Ad-Tech Experts Call for Third-Party Verification After the Death of the Cookie – Adweek

The “death of the third-party cookie” is a popular narrative shaping contemporary ad tech, with public inquisition into the extent of online targeting—and tracking—of consumers causing controversy.

Like it or not, the use of cookies, pieces of software that direct the flow of online ad spend by tracking audiences, is at the core of the $130 billion-per-year digital advertising economy, not to mention its entire value proposition.

However, legislation such as the California Consumer Privacy Act and General Data Protection Regulation are indicative of public distaste for the extent of online audience monitoring, and the largest consumer-facing brands are taking note.

This has prompted a somewhat voluntary rollback. The biggest names in digital media are exchanging public enthusiasm for ubiquitous connectivity for a more cautious tone. Google’s overt communications, for instance, are now more mindful of “transparency, choice and control” compared with the “don’t be evil” mantra of its earlier days.

This year, Google confirmed plans to overhaul online targeting in its market-leading Chrome browser, and although it didn’t go as far as Apple with its online tracking restrictions, the moves bring with them complications.

Ad networks, demand- and supply-side platforms and ad retargeters (not to mention advertisers and media buyers) have collectively held their breath since the initial revelations, with Google drip-feeding its intentions as 2019 rolls on.

Google’s Privacy Sandbox

This has come in the form of its Privacy Sandbox where it will explore how to deliver ads to large groups of similarly minded people without letting personally identifiable information leave the Chrome browser using technologies such as Federated Learning.

More recently, it also unveiled plans to roll out a feature in its ad stack Display & Video 360 that will use machine learning to help advertisers manage ad frequency in environments where the use of third-party cookies is depreciated.

“Using traffic patterns where a third-party cookie is available and analyzing them at an aggregated level across Google Ad Manager publishers, we can create models to predict traffic patterns when a third-party cookie isn’t present,” wrote Rahul Srinivasan, product manager, ad privacy at Google, in a blog post outlining the company’s moves.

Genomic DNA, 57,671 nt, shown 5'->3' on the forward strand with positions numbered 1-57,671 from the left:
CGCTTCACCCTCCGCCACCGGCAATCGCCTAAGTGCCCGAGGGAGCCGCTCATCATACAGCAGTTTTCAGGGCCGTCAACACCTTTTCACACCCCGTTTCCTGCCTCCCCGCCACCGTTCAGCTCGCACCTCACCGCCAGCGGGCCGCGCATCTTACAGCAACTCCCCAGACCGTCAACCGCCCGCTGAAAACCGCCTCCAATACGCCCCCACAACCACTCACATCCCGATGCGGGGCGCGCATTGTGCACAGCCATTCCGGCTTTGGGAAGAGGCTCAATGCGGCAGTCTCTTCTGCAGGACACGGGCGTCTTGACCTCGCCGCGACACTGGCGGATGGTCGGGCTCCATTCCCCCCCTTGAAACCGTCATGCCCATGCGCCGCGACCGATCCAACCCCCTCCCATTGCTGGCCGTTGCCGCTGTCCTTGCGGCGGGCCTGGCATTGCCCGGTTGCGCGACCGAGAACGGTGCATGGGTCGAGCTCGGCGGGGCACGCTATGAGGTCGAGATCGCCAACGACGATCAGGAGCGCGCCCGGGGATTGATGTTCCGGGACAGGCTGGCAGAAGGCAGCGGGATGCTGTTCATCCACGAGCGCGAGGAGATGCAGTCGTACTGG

From here Google can estimate how likely it is for groups of users to visit different publishers who are serving the same ads through its tech stack.

“Then, when there is no third-party cookie present, we’re able to optimize how often those ads should be show to users,” Srinivasan added.

Per Wayne Blodwell, CEO of The Programmatic Advisory, Google is striking a balanced and sensible tone, especially given the depth of scrutiny it is facing and the unique role it plays in the industry.

“Contrary to popular belief, privacy, user experience and advertising don’t need to be mutually exclusive,” Blodwell told Adweek. “User experience and advertising tracking have always been at odds. On one side, you have those who think tracking of users in any capacity is completely unnecessary [similar to Apple] while on the other hand, you have an ad ecosystem reliant on tracking to measure success of campaigns and manage targeting/frequency of ads.”

According to Blodwell, the sheer scale of interests Google has in the industry means it needs to ensure both sides win, i.e. the multitude of ad-tech companies and publishers tied into its ad stack along with the billions of consumers that use its products. “I hope innovation and a non-extremist approach wins out, and Google is certainly leading that race,” he said.

Google’s intentions are widely questioned

However, not everyone is as enthusiastic. Many recall Google’s history of implementing commercial arrangements that play out in its own favor while other industry stakeholders are simply collateral.

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